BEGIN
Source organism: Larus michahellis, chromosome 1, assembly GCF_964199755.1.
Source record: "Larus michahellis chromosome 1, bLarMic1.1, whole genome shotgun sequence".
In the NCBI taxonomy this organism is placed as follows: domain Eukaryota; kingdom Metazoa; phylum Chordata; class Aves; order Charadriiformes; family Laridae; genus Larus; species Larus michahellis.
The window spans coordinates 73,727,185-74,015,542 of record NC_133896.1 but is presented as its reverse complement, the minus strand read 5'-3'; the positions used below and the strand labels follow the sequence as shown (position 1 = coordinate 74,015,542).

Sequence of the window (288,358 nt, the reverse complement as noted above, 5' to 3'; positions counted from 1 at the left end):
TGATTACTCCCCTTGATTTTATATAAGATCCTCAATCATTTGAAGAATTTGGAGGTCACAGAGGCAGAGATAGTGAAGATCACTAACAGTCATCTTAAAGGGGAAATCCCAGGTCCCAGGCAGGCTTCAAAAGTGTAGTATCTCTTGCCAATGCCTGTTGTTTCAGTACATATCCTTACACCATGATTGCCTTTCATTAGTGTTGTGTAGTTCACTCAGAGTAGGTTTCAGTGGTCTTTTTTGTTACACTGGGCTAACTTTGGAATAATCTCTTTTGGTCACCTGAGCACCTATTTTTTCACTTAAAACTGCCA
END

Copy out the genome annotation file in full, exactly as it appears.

Source organism: Larus michahellis, chromosome 1, assembly GCF_964199755.1.
Source record: "Larus michahellis chromosome 1, bLarMic1.1, whole genome shotgun sequence".
In the NCBI taxonomy this organism is placed as follows: domain Eukaryota; kingdom Metazoa; phylum Chordata; class Aves; order Charadriiformes; family Laridae; genus Larus; species Larus michahellis.
The window spans coordinates 73,727,185-74,015,542 of record NC_133896.1 but is presented as its reverse complement, the minus strand read 5'-3'; the positions used below and the strand labels follow the sequence as shown (position 1 = coordinate 74,015,542).

Sequence of the window (288,358 nt, the reverse complement as noted above, 5' to 3'; positions counted from 1 at the left end):
TGATTACTCCCCTTGATTTTATATAAGATCCTCAATCATTTGAAGAATTTGGAGGTCACAGAGGCAGAGATAGTGAAGATCACTAACAGTCATCTTAAAGGGGAAATCCCAGGTCCCAGGCAGGCTTCAAAAGTGTAGTATCTCTTGCCAATGCCTGTTGTTTCAGTACATATCCTTACACCATGATTGCCTTTCATTAGTGTTGTGTAGTTCACTCAGAGTAGGTTTCAGTGGTCTTTTTTGTTACACTGGGCTAACTTTGGAATAATCTCTTTTGGTCACCTGAGCACCTATTTTTTCACTTAAAACTGCCA